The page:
Drifter (floating device)
A drifter (also float) is an oceanographic device floating on the surface or at a given water depth to investigate ocean currents and other parameters like temperature or salinity. They are also called Lagrangian drifters since they follow the flow in a Lagrangian manner. The depth of drifter is defined by its neutral buoyancy. The device stops sinking when its buoyancy force is in equilibrium with its gravitational force.
The major component of a drifter are hollow bodies that ensure flotation, underwater-sails to catch water currents, instruments (e.g., data collecting instruments, transmitters to transmit the collected data, and GPS devices), and waterproof containers for instruments. Drifters are a hi-tech evolution of the ocean current analysis by means of drift bottles, which in their turn evolved from simple collection of data about messages in a bottle.
Drifters provide real-time information about ocean circulation. The data is a valuable input for weather forecasts as meteorological satellites can at maximum measure the sea surface temperature or the surface roughness of the world oceans, but it is not possible to look into the water column. Data from inside the ocean is helpful for hurricane prediction as well.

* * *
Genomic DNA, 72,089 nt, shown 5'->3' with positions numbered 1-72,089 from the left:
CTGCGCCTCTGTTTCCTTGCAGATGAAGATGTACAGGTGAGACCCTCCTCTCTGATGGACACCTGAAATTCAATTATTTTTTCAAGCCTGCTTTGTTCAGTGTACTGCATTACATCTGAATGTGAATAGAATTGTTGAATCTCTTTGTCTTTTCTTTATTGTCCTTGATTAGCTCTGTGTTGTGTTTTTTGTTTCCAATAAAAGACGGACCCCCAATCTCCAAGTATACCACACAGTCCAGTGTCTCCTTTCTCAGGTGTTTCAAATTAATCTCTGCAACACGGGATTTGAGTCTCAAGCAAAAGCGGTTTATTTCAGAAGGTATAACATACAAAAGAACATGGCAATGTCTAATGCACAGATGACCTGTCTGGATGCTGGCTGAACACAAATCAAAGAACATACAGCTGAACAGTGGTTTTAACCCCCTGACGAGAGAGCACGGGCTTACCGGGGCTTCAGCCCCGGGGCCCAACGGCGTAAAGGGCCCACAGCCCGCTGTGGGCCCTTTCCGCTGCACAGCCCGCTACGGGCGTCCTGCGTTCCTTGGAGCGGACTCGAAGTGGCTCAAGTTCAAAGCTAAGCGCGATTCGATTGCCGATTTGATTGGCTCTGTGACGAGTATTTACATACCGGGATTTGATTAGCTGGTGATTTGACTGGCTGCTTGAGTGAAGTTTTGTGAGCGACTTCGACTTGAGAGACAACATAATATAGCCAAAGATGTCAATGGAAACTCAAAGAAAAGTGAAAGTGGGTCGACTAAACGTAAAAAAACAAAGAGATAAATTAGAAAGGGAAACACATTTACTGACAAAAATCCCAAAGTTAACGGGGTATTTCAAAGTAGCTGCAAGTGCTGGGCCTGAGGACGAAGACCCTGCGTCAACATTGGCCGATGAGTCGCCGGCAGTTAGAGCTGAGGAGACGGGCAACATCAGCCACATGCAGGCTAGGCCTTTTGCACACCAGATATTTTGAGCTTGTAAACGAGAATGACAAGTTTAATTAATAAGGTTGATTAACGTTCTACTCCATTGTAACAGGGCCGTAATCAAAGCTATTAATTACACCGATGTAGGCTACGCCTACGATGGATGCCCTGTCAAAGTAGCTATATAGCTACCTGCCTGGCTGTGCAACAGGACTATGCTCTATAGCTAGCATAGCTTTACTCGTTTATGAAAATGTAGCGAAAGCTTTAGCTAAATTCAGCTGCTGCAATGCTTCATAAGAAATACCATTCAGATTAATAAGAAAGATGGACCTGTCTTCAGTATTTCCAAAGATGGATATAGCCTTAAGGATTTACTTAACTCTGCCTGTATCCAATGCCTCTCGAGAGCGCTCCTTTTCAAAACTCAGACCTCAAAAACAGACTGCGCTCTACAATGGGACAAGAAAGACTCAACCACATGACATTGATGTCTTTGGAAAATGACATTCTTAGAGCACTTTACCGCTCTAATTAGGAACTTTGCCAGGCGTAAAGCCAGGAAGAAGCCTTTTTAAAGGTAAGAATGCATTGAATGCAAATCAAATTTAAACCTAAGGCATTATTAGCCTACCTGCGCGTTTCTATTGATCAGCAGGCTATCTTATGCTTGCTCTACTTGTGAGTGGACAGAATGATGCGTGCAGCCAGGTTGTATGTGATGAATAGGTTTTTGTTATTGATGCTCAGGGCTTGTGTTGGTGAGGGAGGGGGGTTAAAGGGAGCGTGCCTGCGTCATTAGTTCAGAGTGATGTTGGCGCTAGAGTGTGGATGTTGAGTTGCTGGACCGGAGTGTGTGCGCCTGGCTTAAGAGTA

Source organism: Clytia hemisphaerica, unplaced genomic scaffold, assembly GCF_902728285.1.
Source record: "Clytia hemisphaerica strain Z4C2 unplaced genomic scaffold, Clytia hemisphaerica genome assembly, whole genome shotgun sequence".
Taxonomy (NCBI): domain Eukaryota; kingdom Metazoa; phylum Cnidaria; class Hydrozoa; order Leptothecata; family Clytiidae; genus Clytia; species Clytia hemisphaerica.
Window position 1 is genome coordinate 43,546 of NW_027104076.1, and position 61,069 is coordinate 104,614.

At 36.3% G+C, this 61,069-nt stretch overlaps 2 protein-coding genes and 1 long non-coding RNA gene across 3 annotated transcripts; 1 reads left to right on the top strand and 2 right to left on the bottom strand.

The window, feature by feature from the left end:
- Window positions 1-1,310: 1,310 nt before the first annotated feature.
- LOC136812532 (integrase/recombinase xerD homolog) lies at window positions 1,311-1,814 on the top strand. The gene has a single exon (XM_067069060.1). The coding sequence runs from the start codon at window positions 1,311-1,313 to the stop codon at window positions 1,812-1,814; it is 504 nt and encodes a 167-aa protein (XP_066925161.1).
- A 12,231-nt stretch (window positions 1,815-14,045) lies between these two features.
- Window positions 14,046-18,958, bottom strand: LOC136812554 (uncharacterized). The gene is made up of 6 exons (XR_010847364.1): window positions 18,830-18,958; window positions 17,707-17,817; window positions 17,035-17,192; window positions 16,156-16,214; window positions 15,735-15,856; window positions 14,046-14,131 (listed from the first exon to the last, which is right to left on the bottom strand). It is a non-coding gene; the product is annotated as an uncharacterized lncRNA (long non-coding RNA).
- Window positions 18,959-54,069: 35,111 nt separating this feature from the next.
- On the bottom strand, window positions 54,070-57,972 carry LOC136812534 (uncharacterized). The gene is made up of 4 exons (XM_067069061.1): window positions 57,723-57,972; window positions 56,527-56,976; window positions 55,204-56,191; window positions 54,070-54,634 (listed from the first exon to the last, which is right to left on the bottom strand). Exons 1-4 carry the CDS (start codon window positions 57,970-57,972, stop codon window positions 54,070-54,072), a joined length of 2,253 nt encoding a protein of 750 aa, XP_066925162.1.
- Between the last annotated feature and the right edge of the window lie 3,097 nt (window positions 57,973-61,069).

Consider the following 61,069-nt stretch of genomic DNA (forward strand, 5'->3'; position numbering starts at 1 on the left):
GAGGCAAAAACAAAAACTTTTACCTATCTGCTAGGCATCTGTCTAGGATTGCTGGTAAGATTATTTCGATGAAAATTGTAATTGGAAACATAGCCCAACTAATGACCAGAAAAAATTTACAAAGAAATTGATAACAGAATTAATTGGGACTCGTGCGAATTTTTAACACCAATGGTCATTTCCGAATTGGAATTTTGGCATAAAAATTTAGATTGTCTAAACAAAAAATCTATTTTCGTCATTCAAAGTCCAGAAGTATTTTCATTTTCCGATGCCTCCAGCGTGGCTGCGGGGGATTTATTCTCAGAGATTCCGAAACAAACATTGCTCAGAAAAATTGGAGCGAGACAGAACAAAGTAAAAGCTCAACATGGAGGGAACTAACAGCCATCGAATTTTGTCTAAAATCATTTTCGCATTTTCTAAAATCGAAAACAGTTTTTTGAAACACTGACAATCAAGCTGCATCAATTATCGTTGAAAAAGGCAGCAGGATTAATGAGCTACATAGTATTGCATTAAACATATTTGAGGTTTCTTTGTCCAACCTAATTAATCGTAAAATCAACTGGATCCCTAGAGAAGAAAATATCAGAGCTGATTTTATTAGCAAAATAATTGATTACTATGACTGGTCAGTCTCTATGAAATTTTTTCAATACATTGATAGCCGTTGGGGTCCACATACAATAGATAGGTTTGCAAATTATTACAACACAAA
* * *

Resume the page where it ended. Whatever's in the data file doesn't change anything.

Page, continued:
- ALACE (Autonomous Lagrange Circulation Explorer)
- Argo float
- PALACE (Profiling Autonomous Lagrange Circulation Explorer)
- Davis drifter
- Polar Profiling Float
- SOFAR float
- Swallow float
- Ice rafting, another means to investigate ocean circulation
- Swallow float
- Pearn P. Niiler – responsible for many developments in drifter technology and establishment of the Global Drifter Program
- Friendly Floatees